Now the hardest part turned out to find an accordionist that was willing to travel with 2 drunk idiots from Bulgaria to the Bulgarian-Serbian border. We called 5 different traditional folk bands that usually perform in taverns and at wedding parties, but were unsuccessful. Apparently all these accordionists had daytime jobs as well, but all really loved the idea of performing on a crazy train ride through the Balkan mountains. So with a bit of early planning in the future, who knows… Luckily we had fewer problems getting drinks, so armed with beer and vodka we got to the train station of Sofia at 9 am on a Tuesday (the original plan was to leave on Monday, but our alcohol intake on Sunday prevented that). Our first train to the border city Dimitrovgrad was just an old locomotive with a single small wagon. The amount of other passengers could be counted on 1 hand as well and nobody was carrying booze, so we realized it was all on us to make our experience on the drunk train a proper one.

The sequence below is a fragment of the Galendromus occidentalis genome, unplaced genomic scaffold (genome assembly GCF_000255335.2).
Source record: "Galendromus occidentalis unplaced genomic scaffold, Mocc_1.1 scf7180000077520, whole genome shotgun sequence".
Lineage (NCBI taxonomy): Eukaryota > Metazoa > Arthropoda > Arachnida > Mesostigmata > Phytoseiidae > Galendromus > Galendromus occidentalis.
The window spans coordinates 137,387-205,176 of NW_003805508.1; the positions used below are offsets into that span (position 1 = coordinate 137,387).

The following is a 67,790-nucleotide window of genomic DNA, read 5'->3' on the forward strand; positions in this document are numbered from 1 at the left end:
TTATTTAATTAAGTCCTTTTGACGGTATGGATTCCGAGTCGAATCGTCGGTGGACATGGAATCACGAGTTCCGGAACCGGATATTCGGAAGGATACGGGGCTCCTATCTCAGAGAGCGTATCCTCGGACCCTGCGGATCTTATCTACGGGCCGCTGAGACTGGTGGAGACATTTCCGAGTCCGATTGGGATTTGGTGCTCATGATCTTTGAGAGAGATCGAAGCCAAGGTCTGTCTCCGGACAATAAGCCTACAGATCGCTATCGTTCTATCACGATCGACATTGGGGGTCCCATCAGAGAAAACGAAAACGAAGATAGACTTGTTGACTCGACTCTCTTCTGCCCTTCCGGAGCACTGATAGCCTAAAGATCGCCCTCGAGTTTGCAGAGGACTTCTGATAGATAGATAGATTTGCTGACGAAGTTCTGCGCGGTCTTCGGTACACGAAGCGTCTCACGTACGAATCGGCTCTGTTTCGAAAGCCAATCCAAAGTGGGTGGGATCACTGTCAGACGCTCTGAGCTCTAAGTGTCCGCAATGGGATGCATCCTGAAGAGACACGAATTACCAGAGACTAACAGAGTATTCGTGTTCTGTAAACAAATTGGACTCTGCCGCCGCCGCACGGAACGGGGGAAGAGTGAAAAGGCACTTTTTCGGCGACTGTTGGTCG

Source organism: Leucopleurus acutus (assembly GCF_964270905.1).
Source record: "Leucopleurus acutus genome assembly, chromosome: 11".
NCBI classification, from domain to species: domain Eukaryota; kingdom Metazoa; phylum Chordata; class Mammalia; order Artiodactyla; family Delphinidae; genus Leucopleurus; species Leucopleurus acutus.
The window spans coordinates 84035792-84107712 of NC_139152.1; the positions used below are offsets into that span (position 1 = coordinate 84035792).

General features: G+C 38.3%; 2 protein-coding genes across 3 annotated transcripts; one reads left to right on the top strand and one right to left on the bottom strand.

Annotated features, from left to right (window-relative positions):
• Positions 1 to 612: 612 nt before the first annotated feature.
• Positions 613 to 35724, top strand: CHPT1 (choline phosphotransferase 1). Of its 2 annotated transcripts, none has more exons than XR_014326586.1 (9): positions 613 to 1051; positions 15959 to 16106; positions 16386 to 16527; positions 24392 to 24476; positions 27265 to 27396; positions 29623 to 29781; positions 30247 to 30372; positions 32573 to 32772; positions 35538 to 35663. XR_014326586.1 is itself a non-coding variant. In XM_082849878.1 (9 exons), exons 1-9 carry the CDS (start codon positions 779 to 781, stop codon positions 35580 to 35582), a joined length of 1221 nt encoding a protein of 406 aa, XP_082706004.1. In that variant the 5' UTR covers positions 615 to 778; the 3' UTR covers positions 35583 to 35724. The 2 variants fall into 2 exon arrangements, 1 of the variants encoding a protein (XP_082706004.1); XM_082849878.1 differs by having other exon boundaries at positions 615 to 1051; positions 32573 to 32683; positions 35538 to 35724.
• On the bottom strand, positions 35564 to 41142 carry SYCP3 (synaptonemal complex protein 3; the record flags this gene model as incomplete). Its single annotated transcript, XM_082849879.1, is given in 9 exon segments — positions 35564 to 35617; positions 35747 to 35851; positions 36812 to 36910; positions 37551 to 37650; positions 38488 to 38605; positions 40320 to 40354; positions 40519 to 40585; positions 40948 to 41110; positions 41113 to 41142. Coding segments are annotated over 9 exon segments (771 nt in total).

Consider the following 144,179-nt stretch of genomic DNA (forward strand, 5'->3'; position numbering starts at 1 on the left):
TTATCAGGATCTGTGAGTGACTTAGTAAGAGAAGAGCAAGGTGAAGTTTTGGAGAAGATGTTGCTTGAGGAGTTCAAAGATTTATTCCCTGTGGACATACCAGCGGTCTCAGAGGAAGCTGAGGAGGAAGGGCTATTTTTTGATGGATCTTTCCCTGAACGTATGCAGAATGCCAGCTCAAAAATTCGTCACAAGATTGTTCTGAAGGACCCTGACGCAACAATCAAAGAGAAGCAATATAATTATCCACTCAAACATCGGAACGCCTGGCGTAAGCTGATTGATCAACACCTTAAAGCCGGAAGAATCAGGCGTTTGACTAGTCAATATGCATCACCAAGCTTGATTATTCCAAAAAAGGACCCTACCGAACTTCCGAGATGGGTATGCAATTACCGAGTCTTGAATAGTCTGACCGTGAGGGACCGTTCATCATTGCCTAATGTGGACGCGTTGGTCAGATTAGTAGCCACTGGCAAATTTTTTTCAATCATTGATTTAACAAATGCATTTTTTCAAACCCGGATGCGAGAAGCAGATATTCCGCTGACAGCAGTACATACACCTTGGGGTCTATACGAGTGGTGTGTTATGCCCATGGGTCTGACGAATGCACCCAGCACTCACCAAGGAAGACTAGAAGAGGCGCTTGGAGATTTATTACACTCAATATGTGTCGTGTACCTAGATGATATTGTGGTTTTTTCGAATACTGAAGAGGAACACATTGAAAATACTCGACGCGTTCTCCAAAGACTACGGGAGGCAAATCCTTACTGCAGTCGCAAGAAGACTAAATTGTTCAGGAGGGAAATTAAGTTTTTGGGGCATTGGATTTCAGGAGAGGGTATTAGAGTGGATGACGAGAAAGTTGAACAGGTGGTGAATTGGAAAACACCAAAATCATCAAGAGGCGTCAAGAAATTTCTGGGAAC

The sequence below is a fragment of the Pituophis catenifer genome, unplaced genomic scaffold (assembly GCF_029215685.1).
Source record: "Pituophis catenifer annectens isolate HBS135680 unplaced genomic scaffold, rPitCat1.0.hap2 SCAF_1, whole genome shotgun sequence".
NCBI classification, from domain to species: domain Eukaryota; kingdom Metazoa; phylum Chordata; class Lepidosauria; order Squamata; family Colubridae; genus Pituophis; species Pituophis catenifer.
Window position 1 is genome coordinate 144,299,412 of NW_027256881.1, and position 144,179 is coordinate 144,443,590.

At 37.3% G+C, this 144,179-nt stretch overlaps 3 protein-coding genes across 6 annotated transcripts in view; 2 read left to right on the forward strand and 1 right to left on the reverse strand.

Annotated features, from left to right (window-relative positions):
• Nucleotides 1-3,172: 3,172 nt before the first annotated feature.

For the second part of our journey we got on a similar small train that would take us from Dimitrovgrad to Niš. As the drinks were going down easier we often tried to make up for the absence of a real musician by singing ourselves. And through the beautiful Serbian nature and countryside we had a pretty jolly ride. We even managed to stretch our alcohol stock till we reached Niš, where we would have 1 hour time before the departure of our next train to Belgrade. A good opportunity to find a kafana to have our first taste of Serbian food and rakija. In the end we left the place with 3 water bottles filled up with homemade quince rakija for the final part of our train ride. Quite intoxicated we arrived at the hotel in the outskirts of Belgrade where we had reservations for the night before. The host looked a bit puzzled to see a Dutchman and a Bulgarian showing up a day late to ask if their room was still available. But as it was vacant he quickly gave us the key and started pouring rakija for us and a few locals who also assembled in the hotel bar. To paint the picture: at some point the hotel owner apologized for the state of one of the locals, but we were having good fun and assured him that we were just as drunk and we enjoyed the company of other drunkards.